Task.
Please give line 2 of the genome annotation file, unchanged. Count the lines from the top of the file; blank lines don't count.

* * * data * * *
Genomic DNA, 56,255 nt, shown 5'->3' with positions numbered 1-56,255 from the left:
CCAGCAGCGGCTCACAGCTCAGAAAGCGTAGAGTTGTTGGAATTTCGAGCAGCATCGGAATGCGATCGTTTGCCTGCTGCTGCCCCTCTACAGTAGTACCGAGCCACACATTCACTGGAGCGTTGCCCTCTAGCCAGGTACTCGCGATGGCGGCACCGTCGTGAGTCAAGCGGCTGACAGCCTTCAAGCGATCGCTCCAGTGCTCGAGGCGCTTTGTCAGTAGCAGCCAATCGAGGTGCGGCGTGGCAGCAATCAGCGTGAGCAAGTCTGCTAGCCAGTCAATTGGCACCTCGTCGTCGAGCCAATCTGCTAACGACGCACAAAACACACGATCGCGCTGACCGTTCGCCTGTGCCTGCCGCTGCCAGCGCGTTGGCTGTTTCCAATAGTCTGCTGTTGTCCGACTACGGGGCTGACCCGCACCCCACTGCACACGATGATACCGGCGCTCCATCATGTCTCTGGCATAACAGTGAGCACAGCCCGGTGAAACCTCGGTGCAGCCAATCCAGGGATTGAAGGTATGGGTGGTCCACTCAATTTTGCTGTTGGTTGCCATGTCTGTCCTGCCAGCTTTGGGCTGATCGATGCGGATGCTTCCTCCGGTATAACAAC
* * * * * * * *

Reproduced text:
CCAGCAGCGGCTCACAGCTCAGAAAGCGTAGAGTTGTTGGAATTTCGAGCAGCATCGGAATGCGATCGTTTGCCTGCTGCTGCCCCTCTACAGTAGTACCGAGCCACACATTCACTGGAGCGTTGCCCTCTAGCCAGGTACTCGCGATGGCGGCACCGTCGTGAGTCAAGCGGCTGACAGCCTTCAAGCGATCGCTCCAGTGCTCGAGGCGCTTTGTCAGTAGCAGCCAATCGAGGTGCGGCGTGGCAGCAATCAGCGTGAGCAAGTCTGCTAGCCAGTCAATTGGCACCTCGTCGTCGAGCCAATCTGCTAACGACGCACAAAACACACGATCGCGCTGACCGTTCGCCTGTGCCTGCCGCTGCCAGCGCGTTGGCTGTTTCCAATAGTCTGCTGTTGTCCGACTACGGGGCTGACCCGCACCCCACTGCACACGATGATACCGGCGCTCCATCATGTCTCTGGCATAACAGTGAGCACAGCCCGGTGAAACCTCGGTGCAGCCAATCCAGGGATTGAAGGTATGGGTGGTCCACTCAATTTTGCTGTTGGTTGCCATGTCTGTCCTGCCAGCTTTGGGCTGATCGATGCGGATGCTTCCTCCGGTATAACAAC